The Brexit Effect
IAG, Air France-KLM, and Lufthansa have all fallen behind Ryanair, which is now the biggest airline in Europe.
For Chief Executive Michael O’Leary, the biggest issue for his airline is Brexit and he has been almost relentless with his constant warnings about the damaging impact it will have if not managed properly.
Should the UK leave the European Union without a deal on aviation, it will have no established rules to fall back on and O’Leary has raised the prospect of flights being grounded.
Ryanair along with IAG (through British Airways) and now Air France-KLM, thanks to the Virgin Atlantic deal, all have skin in the game and will be hoping a sector-specific deal is thrashed out.
“We will be trying to keep this issue front and center in the UK,” said O’Leary. “I don’t think anybody should get panicked, but you know until the UK begins to realize the weakness of their negotiating position particularly in this sector, there’s a real risk of a disruption to flights from April 2019 onwards.”
O’Leary believes IAG itself might be under threat because of European Union rules on ownership (although Walsh believes this is misplaced). An airline operating in the European Union must be at least 50.1 percent owned by EU nationals, and when the UK leaves, UK shareholders will no longer count towards this number.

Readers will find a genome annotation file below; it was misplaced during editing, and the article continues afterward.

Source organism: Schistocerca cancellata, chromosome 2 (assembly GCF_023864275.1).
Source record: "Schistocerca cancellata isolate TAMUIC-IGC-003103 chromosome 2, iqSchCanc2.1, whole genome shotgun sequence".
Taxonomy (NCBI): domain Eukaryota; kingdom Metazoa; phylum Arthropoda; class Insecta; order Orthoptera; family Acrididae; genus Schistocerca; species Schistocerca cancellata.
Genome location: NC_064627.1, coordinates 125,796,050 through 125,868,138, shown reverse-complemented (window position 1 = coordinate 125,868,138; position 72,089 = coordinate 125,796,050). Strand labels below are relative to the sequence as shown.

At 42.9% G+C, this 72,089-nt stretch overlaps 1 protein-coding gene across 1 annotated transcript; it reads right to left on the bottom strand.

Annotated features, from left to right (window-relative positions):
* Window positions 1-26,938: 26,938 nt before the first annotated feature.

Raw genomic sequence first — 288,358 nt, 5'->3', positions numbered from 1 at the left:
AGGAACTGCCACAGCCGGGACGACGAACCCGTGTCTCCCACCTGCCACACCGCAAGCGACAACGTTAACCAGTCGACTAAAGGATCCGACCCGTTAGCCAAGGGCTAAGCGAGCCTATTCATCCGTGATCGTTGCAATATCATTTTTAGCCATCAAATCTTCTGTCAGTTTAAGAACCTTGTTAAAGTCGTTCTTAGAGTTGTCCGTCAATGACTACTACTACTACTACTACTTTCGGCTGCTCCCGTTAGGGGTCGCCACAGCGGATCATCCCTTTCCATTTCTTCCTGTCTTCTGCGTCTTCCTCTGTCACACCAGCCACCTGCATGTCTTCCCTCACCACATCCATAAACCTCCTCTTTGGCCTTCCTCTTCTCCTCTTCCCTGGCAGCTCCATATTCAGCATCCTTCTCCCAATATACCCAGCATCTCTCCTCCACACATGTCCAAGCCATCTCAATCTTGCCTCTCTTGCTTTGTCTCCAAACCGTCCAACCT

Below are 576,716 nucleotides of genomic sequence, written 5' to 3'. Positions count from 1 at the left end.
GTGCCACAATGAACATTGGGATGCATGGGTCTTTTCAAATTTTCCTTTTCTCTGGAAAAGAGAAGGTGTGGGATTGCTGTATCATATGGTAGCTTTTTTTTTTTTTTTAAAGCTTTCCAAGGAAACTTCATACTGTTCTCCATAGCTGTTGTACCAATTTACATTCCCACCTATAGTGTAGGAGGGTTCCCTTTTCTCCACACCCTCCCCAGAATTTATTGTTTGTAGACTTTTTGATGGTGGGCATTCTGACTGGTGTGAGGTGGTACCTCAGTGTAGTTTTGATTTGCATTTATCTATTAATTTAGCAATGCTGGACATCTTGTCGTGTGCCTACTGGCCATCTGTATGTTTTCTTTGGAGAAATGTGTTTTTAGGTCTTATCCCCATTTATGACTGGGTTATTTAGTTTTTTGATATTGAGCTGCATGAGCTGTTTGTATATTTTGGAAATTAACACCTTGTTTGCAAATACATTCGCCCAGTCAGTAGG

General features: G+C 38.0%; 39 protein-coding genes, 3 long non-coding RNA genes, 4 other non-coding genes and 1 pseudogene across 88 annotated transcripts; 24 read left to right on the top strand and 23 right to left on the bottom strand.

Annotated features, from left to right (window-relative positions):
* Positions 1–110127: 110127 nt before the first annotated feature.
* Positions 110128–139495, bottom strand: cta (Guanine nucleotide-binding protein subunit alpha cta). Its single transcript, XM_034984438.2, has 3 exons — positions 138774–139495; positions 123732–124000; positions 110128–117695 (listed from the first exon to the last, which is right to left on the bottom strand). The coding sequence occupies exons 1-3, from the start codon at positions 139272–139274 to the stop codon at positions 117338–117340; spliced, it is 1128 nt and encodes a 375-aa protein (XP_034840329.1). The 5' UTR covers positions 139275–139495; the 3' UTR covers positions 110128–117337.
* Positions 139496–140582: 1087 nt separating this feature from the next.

The impact on Germany-based Lufthansa will likely be minimal, and it may even benefit from some of the problems at its rivals.
“There are so many different loose elements” that could affect the airline industry in general and Lufthansa specifically, said Svensson, the Lufthansa CFO. “Of course, you could say that with Brexit, as such, Frankfurt is probably a winner of the cities, and that helps us being based in Frankfurt.”
The Bottom Line
If you only had the most recent set of results to go on, you’d get the impression that European airlines were in great shape and therefore a sound investment case. But dig a little deeper and things are far less clear cut.
In a note to investors entitled “European Airlines: Beware the short-term sugar rush,” analysts from Liberum wrote: “Earnings momentum for the European network airlines is undoubtedly positive for now, led by better than expected unit revenue trends. Inbound long haul demand is recovering and fuel prices remain benign. A stronger euro could extend the short-term boost a little longer. However, we believe positive short-term earnings trends mask underlying challenges at many airlines.”
Of the big three — Lufthansa, Air France-KLM and IAG — only the latter is awarded a “buy” rating and when the markets conditions become tougher, all of them are likely to face much bigger challenges.